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Home | Employment & Industrial Relations | Employment Disputes | Discrimination

We can assist if you believe that you have been discriminated against or harassed, or that your employer has ignored your concerns. We can also assist you if you have been accused of discriminating against, or harassing someone in your workplace.

There are a number of different sets of laws prohibiting discrimination that operate to protect workers.

What is unlawful discrimination?

Unlawful discrimination occurs when a person treats another less favourably because of a specific quality or attribute that the person has, or is believed to have. The specific qualities and attributes protected by law include:

  • A person’s race
  • A person’s sex
  • A person’s pregnancy or marital status
  • A person’s religion
  • A person’s sexual preference
  • A person’s age
  • A person’s disability
  • A person’s family or carer’s responsibilities
  • A person’s political opinion

Sexual harassment (that is unwelcome conduct of a sexual nature) is generally considered to be a form of sex discrimination.

What are the laws that relate to discrimination?

The most significant anti-discrimination laws protections are:

  • The general protections provisions in the Fair Work Act (and the unlawful termination provisions);
  • The Australian Human Rights Commission regime (and its supporting legislation including the Sex Discrimination Act, the Race Discrimination Act, Disability Discrimination Act)
  • The protections in the Anti-Discrimination Act (NSW).
  • Policies and contractual rights that apply to many workers.

Which set of laws should be relied upon?

The different anti discrimination laws each have different advantages and disadvantages. Some conduct, for example discrimination on the basis of a person being transgender, exists specifically only under the NSW Anti Discrimination Act. Other sets of laws involve quicker and cheaper resolution procedures, the possibility of the imposition of fines, and different periods in which claims must be commenced.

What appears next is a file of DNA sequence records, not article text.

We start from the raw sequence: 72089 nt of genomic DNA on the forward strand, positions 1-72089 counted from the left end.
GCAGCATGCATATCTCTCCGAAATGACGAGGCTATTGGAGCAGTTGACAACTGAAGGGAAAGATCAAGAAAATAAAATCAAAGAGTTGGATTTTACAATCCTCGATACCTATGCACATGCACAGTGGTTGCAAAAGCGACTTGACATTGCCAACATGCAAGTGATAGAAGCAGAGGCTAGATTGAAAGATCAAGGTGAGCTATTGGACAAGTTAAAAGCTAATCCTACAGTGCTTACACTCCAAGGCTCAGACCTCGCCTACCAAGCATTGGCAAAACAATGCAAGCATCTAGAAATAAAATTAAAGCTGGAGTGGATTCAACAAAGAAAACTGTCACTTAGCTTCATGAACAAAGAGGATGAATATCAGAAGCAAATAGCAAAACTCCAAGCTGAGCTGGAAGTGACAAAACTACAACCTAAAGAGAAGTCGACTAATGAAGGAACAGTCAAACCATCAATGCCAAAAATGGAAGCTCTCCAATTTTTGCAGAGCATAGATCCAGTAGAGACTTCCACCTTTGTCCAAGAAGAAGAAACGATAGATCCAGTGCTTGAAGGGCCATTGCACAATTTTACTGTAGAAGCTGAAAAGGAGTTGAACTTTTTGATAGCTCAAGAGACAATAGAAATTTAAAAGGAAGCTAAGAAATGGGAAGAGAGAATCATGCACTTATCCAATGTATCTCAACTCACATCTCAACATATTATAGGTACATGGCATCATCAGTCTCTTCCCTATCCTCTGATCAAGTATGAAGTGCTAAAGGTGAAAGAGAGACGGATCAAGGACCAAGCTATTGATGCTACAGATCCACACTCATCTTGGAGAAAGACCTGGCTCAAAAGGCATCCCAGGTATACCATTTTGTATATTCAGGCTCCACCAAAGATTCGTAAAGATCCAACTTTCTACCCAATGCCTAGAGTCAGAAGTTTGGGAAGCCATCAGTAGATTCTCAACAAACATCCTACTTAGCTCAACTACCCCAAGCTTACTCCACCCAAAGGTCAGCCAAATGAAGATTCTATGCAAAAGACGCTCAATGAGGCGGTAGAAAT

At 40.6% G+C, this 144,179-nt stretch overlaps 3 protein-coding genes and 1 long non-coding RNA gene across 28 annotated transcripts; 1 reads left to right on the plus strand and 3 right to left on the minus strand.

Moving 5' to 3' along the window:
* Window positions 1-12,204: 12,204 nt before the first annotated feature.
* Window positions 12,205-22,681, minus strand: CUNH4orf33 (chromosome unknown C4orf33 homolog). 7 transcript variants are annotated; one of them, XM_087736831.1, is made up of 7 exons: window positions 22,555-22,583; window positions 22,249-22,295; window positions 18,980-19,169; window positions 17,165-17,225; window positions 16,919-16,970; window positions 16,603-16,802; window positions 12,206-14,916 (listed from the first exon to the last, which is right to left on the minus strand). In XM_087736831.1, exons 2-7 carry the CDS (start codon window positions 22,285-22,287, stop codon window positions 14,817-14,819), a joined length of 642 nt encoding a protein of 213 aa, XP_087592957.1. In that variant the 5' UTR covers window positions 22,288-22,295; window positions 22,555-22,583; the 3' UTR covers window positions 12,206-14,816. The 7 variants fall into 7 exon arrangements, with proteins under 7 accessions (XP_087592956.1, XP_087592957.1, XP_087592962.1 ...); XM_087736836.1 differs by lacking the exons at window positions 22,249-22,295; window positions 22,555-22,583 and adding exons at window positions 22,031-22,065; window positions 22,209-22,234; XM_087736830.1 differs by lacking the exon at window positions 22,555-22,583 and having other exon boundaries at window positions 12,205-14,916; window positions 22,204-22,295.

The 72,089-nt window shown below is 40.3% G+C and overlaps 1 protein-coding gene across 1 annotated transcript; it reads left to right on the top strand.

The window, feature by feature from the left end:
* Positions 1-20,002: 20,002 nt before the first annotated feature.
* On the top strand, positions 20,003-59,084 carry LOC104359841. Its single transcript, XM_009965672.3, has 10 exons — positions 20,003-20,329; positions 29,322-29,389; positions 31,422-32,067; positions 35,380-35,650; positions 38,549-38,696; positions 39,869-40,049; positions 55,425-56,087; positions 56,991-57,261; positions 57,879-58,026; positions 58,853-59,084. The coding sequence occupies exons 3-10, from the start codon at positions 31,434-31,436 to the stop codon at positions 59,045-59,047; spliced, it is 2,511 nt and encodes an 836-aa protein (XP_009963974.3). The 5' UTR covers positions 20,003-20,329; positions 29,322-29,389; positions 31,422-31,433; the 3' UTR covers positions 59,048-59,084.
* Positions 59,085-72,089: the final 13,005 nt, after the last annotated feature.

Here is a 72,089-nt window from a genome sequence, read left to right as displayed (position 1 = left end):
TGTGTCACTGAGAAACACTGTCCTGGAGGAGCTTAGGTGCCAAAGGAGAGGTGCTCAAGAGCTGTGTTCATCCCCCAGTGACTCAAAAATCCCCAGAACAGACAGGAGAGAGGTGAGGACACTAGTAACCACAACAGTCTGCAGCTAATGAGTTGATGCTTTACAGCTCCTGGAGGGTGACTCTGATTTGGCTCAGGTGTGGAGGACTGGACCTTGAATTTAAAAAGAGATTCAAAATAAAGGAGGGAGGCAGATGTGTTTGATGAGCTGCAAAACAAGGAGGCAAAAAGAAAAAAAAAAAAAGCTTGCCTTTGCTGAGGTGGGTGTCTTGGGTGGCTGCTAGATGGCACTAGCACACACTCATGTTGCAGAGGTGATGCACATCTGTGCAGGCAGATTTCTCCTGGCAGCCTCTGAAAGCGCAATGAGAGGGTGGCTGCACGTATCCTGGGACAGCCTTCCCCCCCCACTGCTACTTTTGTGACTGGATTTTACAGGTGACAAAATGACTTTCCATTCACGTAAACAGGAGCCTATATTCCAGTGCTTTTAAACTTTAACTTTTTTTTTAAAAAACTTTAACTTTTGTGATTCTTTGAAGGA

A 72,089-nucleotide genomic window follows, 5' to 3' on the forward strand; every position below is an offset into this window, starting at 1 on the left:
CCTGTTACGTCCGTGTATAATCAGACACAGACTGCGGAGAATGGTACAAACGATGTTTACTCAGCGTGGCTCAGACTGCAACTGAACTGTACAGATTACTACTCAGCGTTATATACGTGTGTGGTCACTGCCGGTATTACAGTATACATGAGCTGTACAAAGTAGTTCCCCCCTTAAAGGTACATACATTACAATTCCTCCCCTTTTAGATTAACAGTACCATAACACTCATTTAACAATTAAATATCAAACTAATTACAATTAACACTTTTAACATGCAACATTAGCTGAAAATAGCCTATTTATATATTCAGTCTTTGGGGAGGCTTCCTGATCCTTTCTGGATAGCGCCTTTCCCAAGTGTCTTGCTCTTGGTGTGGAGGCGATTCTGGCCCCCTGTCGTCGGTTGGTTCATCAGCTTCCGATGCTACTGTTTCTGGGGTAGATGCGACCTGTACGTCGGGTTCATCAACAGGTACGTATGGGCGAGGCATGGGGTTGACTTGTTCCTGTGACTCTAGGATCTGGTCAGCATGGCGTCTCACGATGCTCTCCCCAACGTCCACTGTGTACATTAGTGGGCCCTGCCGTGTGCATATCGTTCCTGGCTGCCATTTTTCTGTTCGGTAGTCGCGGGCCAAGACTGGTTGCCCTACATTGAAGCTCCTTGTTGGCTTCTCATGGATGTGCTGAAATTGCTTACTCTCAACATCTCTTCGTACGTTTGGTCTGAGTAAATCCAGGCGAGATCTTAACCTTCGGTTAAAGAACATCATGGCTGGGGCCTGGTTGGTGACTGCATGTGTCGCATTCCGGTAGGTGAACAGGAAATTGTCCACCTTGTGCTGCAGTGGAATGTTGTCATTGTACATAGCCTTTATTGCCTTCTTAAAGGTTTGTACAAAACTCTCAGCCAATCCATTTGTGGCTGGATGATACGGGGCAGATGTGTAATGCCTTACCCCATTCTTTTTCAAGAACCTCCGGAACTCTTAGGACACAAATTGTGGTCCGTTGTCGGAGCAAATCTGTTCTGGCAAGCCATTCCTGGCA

Turner Freeman lawyers have extensive experience in advising which laws are most appropriate for any given set of facts.

What happens if I am accused of discriminating against another person?

Turner Freeman lawyers are not just experienced in representing people who have been discriminated against. We also act for people against whom allegations of discrimination or sexual harassment are made.

For people responding to allegations Turner Freeman are able to assist by:

  • Ensuring that people are aware of the precise nature of the allegations being made against them;
  • Ensuring that the process of investigation is fair;
  • Advising on a response;
  • Assisting with dealing with the findings of any investigation, including as the possible termination of employment.

Time limits

There are very strict time limits for the commencement of a claim alleging discrimination. A general protections application which led to the termination of employment (for example termination on the grounds of race), must be commenced within 60 days of termination.

A claim in the Australian Human Rights Commission must be brought within one (1) year of the discriminatory treatment that is the subject of the complaint.

You should however contact us as soon as possible to prevent such discriminatory conduct.

The law relating to discrimination is complex. Turner Freeman has expertise in advising clients through the maze of different rights, entitlements and protections.

To read about our fee policy in this area visit Our Fee policy.

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